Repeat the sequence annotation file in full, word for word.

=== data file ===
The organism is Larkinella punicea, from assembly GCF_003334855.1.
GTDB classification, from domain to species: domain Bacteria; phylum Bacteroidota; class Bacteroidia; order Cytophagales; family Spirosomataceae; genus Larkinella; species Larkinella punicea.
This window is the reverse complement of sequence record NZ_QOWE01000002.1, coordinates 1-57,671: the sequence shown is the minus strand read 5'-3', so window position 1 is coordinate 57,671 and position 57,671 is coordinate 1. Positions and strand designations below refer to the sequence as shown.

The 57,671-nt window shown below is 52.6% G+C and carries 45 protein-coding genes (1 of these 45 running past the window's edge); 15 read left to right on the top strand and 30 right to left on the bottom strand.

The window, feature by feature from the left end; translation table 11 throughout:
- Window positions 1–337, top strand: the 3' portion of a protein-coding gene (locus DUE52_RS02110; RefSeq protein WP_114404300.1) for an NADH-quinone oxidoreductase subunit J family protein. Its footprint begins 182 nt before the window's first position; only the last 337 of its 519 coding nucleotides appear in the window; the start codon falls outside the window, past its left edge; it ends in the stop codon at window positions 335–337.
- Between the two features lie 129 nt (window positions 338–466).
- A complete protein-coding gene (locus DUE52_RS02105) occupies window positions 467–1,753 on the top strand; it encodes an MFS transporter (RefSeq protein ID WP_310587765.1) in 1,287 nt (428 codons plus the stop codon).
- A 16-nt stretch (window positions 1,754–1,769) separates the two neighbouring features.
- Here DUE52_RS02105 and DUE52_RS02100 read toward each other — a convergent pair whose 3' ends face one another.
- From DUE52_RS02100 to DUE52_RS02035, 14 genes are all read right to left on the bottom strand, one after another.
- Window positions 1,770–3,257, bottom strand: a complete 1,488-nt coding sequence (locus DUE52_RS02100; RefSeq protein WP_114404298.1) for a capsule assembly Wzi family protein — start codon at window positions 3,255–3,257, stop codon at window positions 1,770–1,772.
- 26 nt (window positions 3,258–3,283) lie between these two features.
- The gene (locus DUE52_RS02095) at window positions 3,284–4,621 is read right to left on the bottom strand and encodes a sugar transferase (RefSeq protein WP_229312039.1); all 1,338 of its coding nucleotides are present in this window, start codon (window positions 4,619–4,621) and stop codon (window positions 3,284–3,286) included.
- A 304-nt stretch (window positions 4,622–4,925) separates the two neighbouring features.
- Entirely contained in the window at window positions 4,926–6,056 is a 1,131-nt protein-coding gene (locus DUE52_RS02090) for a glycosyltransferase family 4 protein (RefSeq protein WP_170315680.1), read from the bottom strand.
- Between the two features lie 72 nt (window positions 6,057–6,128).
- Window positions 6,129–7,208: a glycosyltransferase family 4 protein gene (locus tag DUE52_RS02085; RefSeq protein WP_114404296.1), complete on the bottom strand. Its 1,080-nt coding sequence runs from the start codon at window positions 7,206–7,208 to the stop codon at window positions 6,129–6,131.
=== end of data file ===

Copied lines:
The organism is Larkinella punicea, from assembly GCF_003334855.1.
GTDB classification, from domain to species: domain Bacteria; phylum Bacteroidota; class Bacteroidia; order Cytophagales; family Spirosomataceae; genus Larkinella; species Larkinella punicea.
This window is the reverse complement of sequence record NZ_QOWE01000002.1, coordinates 1-57,671: the sequence shown is the minus strand read 5'-3', so window position 1 is coordinate 57,671 and position 57,671 is coordinate 1. Positions and strand designations below refer to the sequence as shown.

The 57,671-nt window shown below is 52.6% G+C and carries 45 protein-coding genes (1 of these 45 running past the window's edge); 15 read left to right on the top strand and 30 right to left on the bottom strand.

The window, feature by feature from the left end; translation table 11 throughout:
- Window positions 1–337, top strand: the 3' portion of a protein-coding gene (locus DUE52_RS02110; RefSeq protein WP_114404300.1) for an NADH-quinone oxidoreductase subunit J family protein. Its footprint begins 182 nt before the window's first position; only the last 337 of its 519 coding nucleotides appear in the window; the start codon falls outside the window, past its left edge; it ends in the stop codon at window positions 335–337.
- Between the two features lie 129 nt (window positions 338–466).
- A complete protein-coding gene (locus DUE52_RS02105) occupies window positions 467–1,753 on the top strand; it encodes an MFS transporter (RefSeq protein ID WP_310587765.1) in 1,287 nt (428 codons plus the stop codon).
- A 16-nt stretch (window positions 1,754–1,769) separates the two neighbouring features.
- Here DUE52_RS02105 and DUE52_RS02100 read toward each other — a convergent pair whose 3' ends face one another.
- From DUE52_RS02100 to DUE52_RS02035, 14 genes are all read right to left on the bottom strand, one after another.
- Window positions 1,770–3,257, bottom strand: a complete 1,488-nt coding sequence (locus DUE52_RS02100; RefSeq protein WP_114404298.1) for a capsule assembly Wzi family protein — start codon at window positions 3,255–3,257, stop codon at window positions 1,770–1,772.
- 26 nt (window positions 3,258–3,283) lie between these two features.
- The gene (locus DUE52_RS02095) at window positions 3,284–4,621 is read right to left on the bottom strand and encodes a sugar transferase (RefSeq protein WP_229312039.1); all 1,338 of its coding nucleotides are present in this window, start codon (window positions 4,619–4,621) and stop codon (window positions 3,284–3,286) included.
- A 304-nt stretch (window positions 4,622–4,925) separates the two neighbouring features.
- Entirely contained in the window at window positions 4,926–6,056 is a 1,131-nt protein-coding gene (locus DUE52_RS02090) for a glycosyltransferase family 4 protein (RefSeq protein WP_170315680.1), read from the bottom strand.
- Between the two features lie 72 nt (window positions 6,057–6,128).
- Window positions 6,129–7,208: a glycosyltransferase family 4 protein gene (locus tag DUE52_RS02085; RefSeq protein WP_114404296.1), complete on the bottom strand. Its 1,080-nt coding sequence runs from the start codon at window positions 7,206–7,208 to the stop codon at window positions 6,129–6,131.